Bulldog’s Vohra says: “We are present in 80 countries and looking to continue expanding to more than 100 in 2016. We have made a global distribution deal with Gruppo Campari, as well as ramping up our marketing investment to showcase what makes Bulldog stand out from the crowd of gin.”


Spain is a huge traditional market for gin but all appears not to be too well. Beefeater’s Desmond Payne remarks: “Spain seems to have slowed down but it is still vibrant.”

Williams & Humbert makes Botanic and its international marketing manager, Gonzalo Medina, says: “We used to have a handful of gin brands until 1995 – nowadays there are a few hundred on the market.” 

Beveland marketing manager Jordi Xifra Keysper says: “The trend during the past year was the boom of flavoured gins such as Puerto de Indias from Seville, a strawberry gin. It’s a complete boom, taking into account that it’s a niche, but it’s catching the women target,” he says.


Gin is the ultimate flavoured vodka, according to Beefeater’s Payne. The revival of Beefeater Crown Jewel – its 50% abv gin with its pronounced grapefruit peel note in an amethyst-coloured 1-litre bottle – was due to bartender demand, according to Payne. “They love it,” he says. So from the man who made tea popular in gin, what does he think about botanicals?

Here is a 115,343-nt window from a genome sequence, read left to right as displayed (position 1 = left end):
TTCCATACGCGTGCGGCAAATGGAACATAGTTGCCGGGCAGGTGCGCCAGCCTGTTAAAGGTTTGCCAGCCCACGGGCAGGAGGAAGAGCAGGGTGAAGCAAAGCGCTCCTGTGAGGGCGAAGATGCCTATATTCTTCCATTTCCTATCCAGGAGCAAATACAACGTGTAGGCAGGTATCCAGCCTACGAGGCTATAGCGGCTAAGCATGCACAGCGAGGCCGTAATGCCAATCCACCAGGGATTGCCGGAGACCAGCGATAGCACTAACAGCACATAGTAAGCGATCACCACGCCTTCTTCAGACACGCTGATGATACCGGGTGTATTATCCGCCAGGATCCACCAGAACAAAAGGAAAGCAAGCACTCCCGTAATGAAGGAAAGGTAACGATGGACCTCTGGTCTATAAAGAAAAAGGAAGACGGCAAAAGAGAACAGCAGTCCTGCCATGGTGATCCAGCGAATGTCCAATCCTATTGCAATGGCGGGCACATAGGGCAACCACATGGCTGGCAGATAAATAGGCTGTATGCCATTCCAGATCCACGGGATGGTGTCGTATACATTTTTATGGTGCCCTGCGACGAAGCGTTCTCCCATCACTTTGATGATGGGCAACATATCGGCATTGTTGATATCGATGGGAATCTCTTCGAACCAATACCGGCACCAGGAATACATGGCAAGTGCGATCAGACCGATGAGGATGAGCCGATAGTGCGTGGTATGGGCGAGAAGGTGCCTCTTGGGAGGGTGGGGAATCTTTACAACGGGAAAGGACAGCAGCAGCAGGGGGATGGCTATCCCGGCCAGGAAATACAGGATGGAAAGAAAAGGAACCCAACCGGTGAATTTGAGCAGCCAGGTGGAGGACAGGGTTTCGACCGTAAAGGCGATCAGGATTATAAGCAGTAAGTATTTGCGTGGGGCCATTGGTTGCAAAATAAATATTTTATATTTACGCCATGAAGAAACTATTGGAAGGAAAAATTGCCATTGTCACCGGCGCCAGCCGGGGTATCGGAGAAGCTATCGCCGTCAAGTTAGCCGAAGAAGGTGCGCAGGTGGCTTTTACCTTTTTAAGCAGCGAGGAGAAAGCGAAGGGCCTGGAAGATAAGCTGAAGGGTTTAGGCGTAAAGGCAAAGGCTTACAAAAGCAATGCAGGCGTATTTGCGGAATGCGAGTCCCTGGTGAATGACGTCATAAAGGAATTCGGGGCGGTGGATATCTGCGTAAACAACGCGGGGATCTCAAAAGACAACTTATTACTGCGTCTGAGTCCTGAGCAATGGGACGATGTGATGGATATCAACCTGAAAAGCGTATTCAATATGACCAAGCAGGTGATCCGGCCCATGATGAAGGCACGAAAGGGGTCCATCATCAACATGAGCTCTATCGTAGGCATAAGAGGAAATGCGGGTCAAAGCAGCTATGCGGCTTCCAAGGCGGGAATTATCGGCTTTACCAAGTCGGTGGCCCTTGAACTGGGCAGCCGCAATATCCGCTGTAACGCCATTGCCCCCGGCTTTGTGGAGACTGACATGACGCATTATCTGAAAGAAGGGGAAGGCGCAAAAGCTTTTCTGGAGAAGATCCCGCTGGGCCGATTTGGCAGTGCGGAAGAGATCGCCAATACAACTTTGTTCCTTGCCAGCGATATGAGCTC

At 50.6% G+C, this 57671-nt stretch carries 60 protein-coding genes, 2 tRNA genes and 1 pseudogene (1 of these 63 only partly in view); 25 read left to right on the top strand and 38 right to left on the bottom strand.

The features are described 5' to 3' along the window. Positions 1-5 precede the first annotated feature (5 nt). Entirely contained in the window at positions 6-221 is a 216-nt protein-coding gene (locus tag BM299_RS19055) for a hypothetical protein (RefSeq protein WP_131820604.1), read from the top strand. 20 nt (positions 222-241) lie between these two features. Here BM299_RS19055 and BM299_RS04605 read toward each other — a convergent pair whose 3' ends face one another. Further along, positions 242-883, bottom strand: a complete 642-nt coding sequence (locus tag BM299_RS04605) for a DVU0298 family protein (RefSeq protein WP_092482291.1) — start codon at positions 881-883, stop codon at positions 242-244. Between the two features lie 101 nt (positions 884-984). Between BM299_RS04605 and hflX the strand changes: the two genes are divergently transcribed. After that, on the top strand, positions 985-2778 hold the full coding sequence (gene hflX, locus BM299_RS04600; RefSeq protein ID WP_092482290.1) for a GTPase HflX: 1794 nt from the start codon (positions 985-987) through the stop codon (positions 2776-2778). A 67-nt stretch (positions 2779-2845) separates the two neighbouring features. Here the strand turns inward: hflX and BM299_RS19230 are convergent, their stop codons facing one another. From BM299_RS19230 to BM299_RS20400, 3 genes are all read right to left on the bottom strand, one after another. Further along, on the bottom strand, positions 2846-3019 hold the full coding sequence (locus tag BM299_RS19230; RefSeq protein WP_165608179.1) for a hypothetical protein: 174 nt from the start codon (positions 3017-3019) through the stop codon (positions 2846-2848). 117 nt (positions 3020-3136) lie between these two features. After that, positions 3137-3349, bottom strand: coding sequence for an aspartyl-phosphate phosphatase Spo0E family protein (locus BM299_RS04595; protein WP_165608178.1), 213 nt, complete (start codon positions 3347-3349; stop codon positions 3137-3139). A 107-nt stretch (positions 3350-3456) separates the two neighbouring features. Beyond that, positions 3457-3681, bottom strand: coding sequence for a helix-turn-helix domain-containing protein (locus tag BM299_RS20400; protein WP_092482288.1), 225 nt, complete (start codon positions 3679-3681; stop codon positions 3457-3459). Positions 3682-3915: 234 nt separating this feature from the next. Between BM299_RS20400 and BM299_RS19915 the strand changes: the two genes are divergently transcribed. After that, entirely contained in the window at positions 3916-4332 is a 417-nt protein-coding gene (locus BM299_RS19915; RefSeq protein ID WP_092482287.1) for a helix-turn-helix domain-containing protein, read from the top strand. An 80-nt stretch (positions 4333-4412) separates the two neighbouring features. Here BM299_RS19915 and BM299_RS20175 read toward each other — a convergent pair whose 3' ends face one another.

“It is like being like a family. You introduced something such as grapefruit as a new member of the family and it has to be accepted by the rest of the family.

“You get squabbles, blood on the carpet, as with relatives. If compatible, it still changes the relationships with others.” He cites citrus botanicals as having “sharp elbows” when it comes to a countdown of flavourings, but juniper must predominate. “Predominance is a hard task master,” he says.

G&J’s Moore does not see any particular new trends in botanicals emerging but she says: “We are still seeing local foraged botanicals being used but, for me, sustainability is the key to sourcing botanicals to ensure consistency.”

W&H’s Gonzalo Medina says: “We have the buddha’s hand, a variety of citrus sourced locally. This fruit is fragmented in sections that look like fingers. It has a thick skin and only a small quantity, if any, of acidic pulp and it has no juice or seeds. It is very fragrant and not as bitter as other citruses with a certain roundedness to it that is incomparable to any other fruit.”

“We believe, by changing the rules, great things can happen,” says Poetic’s Smith. “In the UK, juniper has to be the predominant flavour in a gin in order to be classed as such but one of the reasons gin has become so popular recently is because it is such a broad category. There are so many great gins now, and while the juniper is clearly present, it’s the addition of exciting new botanicals that gives them that added je ne sais quoi.

“The use of botanicals found locally to a distillery is huge right now. This re-emphasises the provenance of the gin and the heritage of the area from which it stems. An example of this is the wild clover in Shortcross gin. I love to pick up a bottle and learn a little about the culture of those who make the gin and taste the great new flavours.”